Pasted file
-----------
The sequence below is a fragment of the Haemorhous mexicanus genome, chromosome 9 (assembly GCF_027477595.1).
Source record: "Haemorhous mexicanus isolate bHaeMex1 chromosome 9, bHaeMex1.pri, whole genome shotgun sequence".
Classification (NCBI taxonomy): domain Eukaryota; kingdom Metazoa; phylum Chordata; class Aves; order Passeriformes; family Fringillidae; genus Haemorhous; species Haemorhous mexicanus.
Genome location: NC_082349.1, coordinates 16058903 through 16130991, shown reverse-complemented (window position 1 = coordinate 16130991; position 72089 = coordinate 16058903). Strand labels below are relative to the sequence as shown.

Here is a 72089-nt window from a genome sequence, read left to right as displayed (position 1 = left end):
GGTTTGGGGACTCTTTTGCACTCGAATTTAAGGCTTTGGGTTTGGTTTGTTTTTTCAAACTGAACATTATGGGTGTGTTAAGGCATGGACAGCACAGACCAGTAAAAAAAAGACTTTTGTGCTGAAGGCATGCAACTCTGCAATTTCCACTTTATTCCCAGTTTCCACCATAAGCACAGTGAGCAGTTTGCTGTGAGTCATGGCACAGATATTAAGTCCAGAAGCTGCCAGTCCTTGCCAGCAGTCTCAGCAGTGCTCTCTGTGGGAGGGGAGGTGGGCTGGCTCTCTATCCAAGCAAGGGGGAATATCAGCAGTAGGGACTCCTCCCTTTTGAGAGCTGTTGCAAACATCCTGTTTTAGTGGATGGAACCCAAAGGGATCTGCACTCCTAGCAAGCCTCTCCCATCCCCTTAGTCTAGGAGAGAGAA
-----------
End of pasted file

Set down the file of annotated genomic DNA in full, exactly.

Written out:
The sequence below is a fragment of the Haemorhous mexicanus genome, chromosome 9 (assembly GCF_027477595.1).
Source record: "Haemorhous mexicanus isolate bHaeMex1 chromosome 9, bHaeMex1.pri, whole genome shotgun sequence".
Classification (NCBI taxonomy): domain Eukaryota; kingdom Metazoa; phylum Chordata; class Aves; order Passeriformes; family Fringillidae; genus Haemorhous; species Haemorhous mexicanus.
Genome location: NC_082349.1, coordinates 16058903 through 16130991, shown reverse-complemented (window position 1 = coordinate 16130991; position 72089 = coordinate 16058903). Strand labels below are relative to the sequence as shown.

Here is a 72089-nt window from a genome sequence, read left to right as displayed (position 1 = left end):
GGTTTGGGGACTCTTTTGCACTCGAATTTAAGGCTTTGGGTTTGGTTTGTTTTTTCAAACTGAACATTATGGGTGTGTTAAGGCATGGACAGCACAGACCAGTAAAAAAAAGACTTTTGTGCTGAAGGCATGCAACTCTGCAATTTCCACTTTATTCCCAGTTTCCACCATAAGCACAGTGAGCAGTTTGCTGTGAGTCATGGCACAGATATTAAGTCCAGAAGCTGCCAGTCCTTGCCAGCAGTCTCAGCAGTGCTCTCTGTGGGAGGGGAGGTGGGCTGGCTCTCTATCCAAGCAAGGGGGAATATCAGCAGTAGGGACTCCTCCCTTTTGAGAGCTGTTGCAAACATCCTGTTTTAGTGGATGGAACCCAAAGGGATCTGCACTCCTAGCAAGCCTCTCCCATCCCCTTAGTCTAGGAGAGAGAA